MS Project TemplatesOne of the first things that I do when I start a project is to put a schedule or a plan. Being in IT for such long a time I like to make myself comfortable that my project is meeting the timelines. I have used Microsoft Project 2013 in the example you can any project version as the basics should remain the same.
|Sample MS Project Plans|
We will look at the process on creating the plan in 3 steps - Step 1 will be to have the basic or bare- bones schedule, Step 2 will be to populate the schedule and finally, in Step 3 we will look at maintaining the schedule.
Before you start work on the plan make sure you have a list of tasks and following information about each task -
- The Owner or the person who will do the task.
- An Estimate for the task.
- Is the person available to start the task?
- Availability of the person (full time, part time, % availability etc).
- Task dependencies – are any tasks dependent on each other?
- It’s good to know the stakeholder expectation of the project delivery.
Default Field Name
Name of the task.
Person / Resource assigned to the task.
Contains the task ID of the task which needs to be completed before the current task starts.
The date on which the task is planned to start.
The date on which the task is planned to finish.
The duration of the task. It the actual elapsed time.
Example - A person may start on 1-Feb and finish on 5-Feb but might work just for 2 days and take off for 2 days. In this case, the duration will be 5 days but the work will 2 days.
The effort which we have estimated for the task. This is estimated so can change.
The effort spent on the task.
The effort remaining.
The % of work done. If you update percent complete the Actual Effort and Remaining work will be updated automatically.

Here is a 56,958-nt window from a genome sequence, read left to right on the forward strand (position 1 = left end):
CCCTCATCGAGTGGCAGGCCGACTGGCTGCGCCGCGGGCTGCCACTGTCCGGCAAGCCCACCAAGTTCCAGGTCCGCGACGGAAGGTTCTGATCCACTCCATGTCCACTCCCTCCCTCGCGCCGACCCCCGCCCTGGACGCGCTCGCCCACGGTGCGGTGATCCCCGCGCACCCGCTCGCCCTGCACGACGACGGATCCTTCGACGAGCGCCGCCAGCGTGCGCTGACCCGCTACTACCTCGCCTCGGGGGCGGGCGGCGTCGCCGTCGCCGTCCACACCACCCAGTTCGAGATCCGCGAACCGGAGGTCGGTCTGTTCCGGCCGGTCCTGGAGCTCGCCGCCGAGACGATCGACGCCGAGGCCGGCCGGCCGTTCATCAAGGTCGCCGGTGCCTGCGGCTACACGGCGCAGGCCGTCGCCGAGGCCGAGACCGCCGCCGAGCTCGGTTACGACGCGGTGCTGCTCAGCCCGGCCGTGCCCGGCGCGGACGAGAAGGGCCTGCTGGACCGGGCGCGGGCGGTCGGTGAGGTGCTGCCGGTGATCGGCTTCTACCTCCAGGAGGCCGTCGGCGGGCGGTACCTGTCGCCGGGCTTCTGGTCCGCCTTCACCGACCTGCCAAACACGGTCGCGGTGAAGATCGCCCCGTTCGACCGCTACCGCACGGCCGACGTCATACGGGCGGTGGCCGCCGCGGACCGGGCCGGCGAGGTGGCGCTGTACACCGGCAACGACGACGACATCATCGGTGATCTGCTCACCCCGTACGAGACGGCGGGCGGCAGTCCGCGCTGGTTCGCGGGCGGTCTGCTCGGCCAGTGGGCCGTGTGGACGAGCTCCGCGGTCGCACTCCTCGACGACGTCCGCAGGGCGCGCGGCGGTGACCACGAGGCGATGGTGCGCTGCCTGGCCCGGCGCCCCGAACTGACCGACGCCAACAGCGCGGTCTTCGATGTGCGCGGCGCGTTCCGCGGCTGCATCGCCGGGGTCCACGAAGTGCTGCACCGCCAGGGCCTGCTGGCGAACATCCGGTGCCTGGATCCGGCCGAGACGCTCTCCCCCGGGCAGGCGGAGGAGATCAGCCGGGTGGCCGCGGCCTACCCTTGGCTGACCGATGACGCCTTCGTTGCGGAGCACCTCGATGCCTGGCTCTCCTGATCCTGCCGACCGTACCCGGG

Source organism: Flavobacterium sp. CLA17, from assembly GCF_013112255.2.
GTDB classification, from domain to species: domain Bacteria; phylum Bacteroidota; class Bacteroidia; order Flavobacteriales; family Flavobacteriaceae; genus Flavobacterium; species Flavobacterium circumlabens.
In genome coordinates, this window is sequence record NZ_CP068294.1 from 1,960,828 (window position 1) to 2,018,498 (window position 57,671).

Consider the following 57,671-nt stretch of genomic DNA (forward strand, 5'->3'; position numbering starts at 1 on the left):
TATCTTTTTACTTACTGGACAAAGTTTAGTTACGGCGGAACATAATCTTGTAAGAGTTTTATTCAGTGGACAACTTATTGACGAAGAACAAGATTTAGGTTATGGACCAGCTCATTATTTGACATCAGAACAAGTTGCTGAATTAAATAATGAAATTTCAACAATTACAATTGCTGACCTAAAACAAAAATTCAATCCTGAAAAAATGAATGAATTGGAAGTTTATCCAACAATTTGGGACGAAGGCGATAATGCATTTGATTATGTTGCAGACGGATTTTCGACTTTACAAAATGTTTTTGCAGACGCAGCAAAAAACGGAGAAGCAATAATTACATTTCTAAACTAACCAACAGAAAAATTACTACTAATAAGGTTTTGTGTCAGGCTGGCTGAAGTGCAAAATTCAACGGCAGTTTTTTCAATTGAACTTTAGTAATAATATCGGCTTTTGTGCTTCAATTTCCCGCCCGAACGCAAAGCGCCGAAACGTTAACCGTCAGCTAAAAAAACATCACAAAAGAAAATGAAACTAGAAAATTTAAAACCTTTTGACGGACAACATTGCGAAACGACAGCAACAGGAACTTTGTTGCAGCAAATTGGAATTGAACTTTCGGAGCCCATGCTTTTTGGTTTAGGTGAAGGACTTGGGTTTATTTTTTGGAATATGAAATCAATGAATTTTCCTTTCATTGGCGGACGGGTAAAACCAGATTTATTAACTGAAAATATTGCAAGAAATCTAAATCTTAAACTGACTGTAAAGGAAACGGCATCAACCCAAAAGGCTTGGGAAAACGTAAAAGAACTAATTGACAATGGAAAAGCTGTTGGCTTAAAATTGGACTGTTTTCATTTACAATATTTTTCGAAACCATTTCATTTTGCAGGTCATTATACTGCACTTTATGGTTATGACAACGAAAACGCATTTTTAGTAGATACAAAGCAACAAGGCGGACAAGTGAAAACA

Let’s assume you start a task which is 3 days and as you just started the
% Complete will be 0%.
Actual work will 0 days
Remaining Work will 3 days.
After a day if you update the % complete to 50%.
% Complete will be 50%.
Actual work will 1.5 days
Remaining Work will 1.5 days.
|This is my favorite column. This allows you to write free-form text like delayed as machine crashed, a person is sick etc.|
Step 2: Build the Schedule or Plan
I have taken an example of typical a IT Project. I will walk you through on adding a single phase and will leave rest of the phases to you. Please see How to add resources and working times in MS Project to understand how you can resources.
Indenting is important as effort, duration and other fields for a child will add up to the parent. Updating either the child tasks will roll-up to the parent and visa-versa. It will always be recommended to update the child tasks.
You can have any number of child and sub –child tasks. I would recommend keeping to 2 -3 levels at max. as more than that would make it confusing to maintain. You can add the rest of the phases by yourself. I would also recommend that you use colors to show the different levels of tasks.
If you look at the picture you can see that I have used some colors to highlight the phases. It makes it more presentable and easy to read for the team. You can change the colors for cells like you I highly recommend that you use Traffic light indicators so that people can see where the issues are.
Step 3: Maintaining the Schedule
I send out daily updates as it will a make sure that the team is aware of the latest changes to the schedule and have it handy when they have a doubt. You should only send the phases in-progress.
|Sample Status Update Email|
Below link will take you to an IT Sample Project Plan(MPP) which can be used a template for creating new project plans.